Reference > Fiction > Nonfiction > Warner, et al., eds. > The Library

C.D. Warner, et al., comp.  The Library of the World’s Best Literature.
An Anthology in Thirty Volumes.  1917.
From the ‘Guide of the Perplexed’
By Moses Maimonides (1135–1204)
A Proof of the Unity of God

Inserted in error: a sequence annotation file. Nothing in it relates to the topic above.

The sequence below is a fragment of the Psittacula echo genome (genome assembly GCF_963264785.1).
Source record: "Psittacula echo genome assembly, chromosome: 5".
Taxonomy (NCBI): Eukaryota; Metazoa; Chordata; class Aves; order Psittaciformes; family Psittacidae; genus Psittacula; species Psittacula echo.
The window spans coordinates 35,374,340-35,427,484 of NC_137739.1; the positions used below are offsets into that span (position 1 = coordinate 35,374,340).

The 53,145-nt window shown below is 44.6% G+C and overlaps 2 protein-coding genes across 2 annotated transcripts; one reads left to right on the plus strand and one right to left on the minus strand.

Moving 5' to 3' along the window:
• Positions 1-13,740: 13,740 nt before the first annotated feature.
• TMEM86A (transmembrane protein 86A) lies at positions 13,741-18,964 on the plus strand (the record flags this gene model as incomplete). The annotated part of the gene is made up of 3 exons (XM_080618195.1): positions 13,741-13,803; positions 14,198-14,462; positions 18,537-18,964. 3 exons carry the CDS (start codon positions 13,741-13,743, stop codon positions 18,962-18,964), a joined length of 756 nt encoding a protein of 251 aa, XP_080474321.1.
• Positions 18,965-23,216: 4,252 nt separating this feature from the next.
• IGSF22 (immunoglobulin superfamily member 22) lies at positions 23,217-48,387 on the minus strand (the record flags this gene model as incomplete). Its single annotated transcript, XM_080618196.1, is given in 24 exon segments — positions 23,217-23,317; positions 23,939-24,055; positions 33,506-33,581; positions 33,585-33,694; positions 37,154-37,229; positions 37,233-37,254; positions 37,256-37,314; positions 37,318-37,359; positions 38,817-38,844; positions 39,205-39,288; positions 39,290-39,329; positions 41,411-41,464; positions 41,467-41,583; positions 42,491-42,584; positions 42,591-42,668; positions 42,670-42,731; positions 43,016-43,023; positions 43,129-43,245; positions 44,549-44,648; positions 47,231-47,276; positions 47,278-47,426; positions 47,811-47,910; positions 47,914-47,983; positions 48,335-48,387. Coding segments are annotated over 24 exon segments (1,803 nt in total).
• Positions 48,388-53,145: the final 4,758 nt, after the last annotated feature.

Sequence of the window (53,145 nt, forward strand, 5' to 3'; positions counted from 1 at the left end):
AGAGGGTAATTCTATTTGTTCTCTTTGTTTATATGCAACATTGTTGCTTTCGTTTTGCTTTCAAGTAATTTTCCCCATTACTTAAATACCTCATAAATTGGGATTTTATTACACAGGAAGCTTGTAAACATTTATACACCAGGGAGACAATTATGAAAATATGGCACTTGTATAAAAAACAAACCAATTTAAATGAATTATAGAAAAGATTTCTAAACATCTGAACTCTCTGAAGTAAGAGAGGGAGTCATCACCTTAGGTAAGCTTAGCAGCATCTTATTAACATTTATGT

IT has been demonstrated by proof that the whole existing world is one organic body, all parts of which are connected together; also, that the influences of the spheres above pervade the earthly substance and prepare it for its forms. Hence it is impossible to assume that one deity be engaged in forming one part, and another deity in forming another part, of that organic body of which all parts are closely connected together. A duality could only be imagined in this way: either that at one time the one deity is active, the other at another time; or that both act simultaneously, nothing being done except by both together. The first hypothesis is certainly absurd, for many reasons: if at the time the one deity be active the other could also be active, there is no reason why one deity should then act and the other not; if on the other hand it be impossible for the one deity to act when the other is at work, there must be some other cause [besides these deities] which [at a certain time] enables the one to act and disables the other. [Such difference would not be caused by time,] since time is without change, and the object of the action likewise remains one and the same organic whole. Besides, if two deities existed in this way, both would be subject to the relations of time, since their actions would depend on time; they would also in the moment of acting pass from potentiality to actuality, and require an agent for such transition; their essence would besides include possibility [of existence]. It is equally absurd to assume that both together produce everything in existence, and that neither of them does anything alone; for when a number of forces must be united for a certain result, none of these forces acts of its own accord, and none is by itself the immediate cause of that result, but their union is the immediate cause. It has furthermore been proved that the action of the Absolute cannot be due to a [an external] cause. The union is also an act which presupposes a cause effecting that union, and if that cause be one, it is undoubtedly God; but if it also consists of a number of separate forces, a cause is required for the combination of these forces, as in the first case. Finally, one simple being must be arrived at, that is the cause of the existence of the universe, which is one whole; it would make no difference whether we assumed that the First Cause had produced the universe by creatio ex nihilo, or whether the universe co-existed with the First Cause. It is thus clear how we can prove the Unity of God from the fact that this universe is one whole.  1